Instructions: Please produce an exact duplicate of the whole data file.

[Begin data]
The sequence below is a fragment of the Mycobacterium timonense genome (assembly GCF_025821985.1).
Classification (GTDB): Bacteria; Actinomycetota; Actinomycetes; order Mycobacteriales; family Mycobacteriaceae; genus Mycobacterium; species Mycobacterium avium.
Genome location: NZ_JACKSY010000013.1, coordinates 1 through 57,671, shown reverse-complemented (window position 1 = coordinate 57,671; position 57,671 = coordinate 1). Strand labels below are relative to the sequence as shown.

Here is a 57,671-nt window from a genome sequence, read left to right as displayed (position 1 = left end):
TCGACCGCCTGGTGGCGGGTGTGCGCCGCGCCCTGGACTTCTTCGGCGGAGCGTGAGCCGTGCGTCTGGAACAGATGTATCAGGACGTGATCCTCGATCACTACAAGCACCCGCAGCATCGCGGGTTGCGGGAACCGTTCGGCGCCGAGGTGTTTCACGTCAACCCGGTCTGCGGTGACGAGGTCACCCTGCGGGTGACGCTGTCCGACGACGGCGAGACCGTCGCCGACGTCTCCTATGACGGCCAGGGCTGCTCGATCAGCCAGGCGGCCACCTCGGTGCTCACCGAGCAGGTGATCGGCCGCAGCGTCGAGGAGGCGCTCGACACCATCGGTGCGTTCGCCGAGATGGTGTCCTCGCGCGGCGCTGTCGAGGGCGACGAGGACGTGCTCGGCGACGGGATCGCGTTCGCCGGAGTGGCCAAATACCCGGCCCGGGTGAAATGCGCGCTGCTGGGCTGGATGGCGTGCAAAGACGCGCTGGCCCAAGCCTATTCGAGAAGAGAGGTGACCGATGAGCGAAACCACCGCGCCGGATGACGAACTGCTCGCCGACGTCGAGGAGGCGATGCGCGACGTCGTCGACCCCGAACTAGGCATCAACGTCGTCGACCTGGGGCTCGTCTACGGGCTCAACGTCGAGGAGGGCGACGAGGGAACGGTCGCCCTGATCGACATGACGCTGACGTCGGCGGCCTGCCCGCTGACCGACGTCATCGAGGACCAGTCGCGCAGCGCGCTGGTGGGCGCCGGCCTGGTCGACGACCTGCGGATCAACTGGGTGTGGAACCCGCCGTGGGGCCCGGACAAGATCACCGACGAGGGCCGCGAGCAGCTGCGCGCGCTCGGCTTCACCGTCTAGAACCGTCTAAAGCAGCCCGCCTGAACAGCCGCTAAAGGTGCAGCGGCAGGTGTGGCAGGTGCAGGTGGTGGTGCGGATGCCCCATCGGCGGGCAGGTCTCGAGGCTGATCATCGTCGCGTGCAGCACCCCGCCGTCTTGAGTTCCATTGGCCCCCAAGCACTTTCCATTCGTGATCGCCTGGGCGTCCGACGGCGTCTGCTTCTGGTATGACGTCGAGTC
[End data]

The sequence below is a fragment of the Mycobacterium timonense genome (assembly GCF_025821985.1).
Classification (GTDB): Bacteria; Actinomycetota; Actinomycetes; order Mycobacteriales; family Mycobacteriaceae; genus Mycobacterium; species Mycobacterium avium.
Genome location: NZ_JACKSY010000013.1, coordinates 1 through 57,671, shown reverse-complemented (window position 1 = coordinate 57,671; position 57,671 = coordinate 1). Strand labels below are relative to the sequence as shown.

Here is a 57,671-nt window from a genome sequence, read left to right as displayed (position 1 = left end):
TCGACCGCCTGGTGGCGGGTGTGCGCCGCGCCCTGGACTTCTTCGGCGGAGCGTGAGCCGTGCGTCTGGAACAGATGTATCAGGACGTGATCCTCGATCACTACAAGCACCCGCAGCATCGCGGGTTGCGGGAACCGTTCGGCGCCGAGGTGTTTCACGTCAACCCGGTCTGCGGTGACGAGGTCACCCTGCGGGTGACGCTGTCCGACGACGGCGAGACCGTCGCCGACGTCTCCTATGACGGCCAGGGCTGCTCGATCAGCCAGGCGGCCACCTCGGTGCTCACCGAGCAGGTGATCGGCCGCAGCGTCGAGGAGGCGCTCGACACCATCGGTGCGTTCGCCGAGATGGTGTCCTCGCGCGGCGCTGTCGAGGGCGACGAGGACGTGCTCGGCGACGGGATCGCGTTCGCCGGAGTGGCCAAATACCCGGCCCGGGTGAAATGCGCGCTGCTGGGCTGGATGGCGTGCAAAGACGCGCTGGCCCAAGCCTATTCGAGAAGAGAGGTGACCGATGAGCGAAACCACCGCGCCGGATGACGAACTGCTCGCCGACGTCGAGGAGGCGATGCGCGACGTCGTCGACCCCGAACTAGGCATCAACGTCGTCGACCTGGGGCTCGTCTACGGGCTCAACGTCGAGGAGGGCGACGAGGGAACGGTCGCCCTGATCGACATGACGCTGACGTCGGCGGCCTGCCCGCTGACCGACGTCATCGAGGACCAGTCGCGCAGCGCGCTGGTGGGCGCCGGCCTGGTCGACGACCTGCGGATCAACTGGGTGTGGAACCCGCCGTGGGGCCCGGACAAGATCACCGACGAGGGCCGCGAGCAGCTGCGCGCGCTCGGCTTCACCGTCTAGAACCGTCTAAAGCAGCCCGCCTGAACAGCCGCTAAAGGTGCAGCGGCAGGTGTGGCAGGTGCAGGTGGTGGTGCGGATGCCCCATCGGCGGGCAGGTCTCGAGGCTGATCATCGTCGCGTGCAGCACCCCGCCGTCTTGAGTTCCATTGGCCCCCAAGCACTTTCCATTCGTGATCGCCTGGGCGTCCGACGGCGTCTGCTTCTGGTATGACGTCGAGTC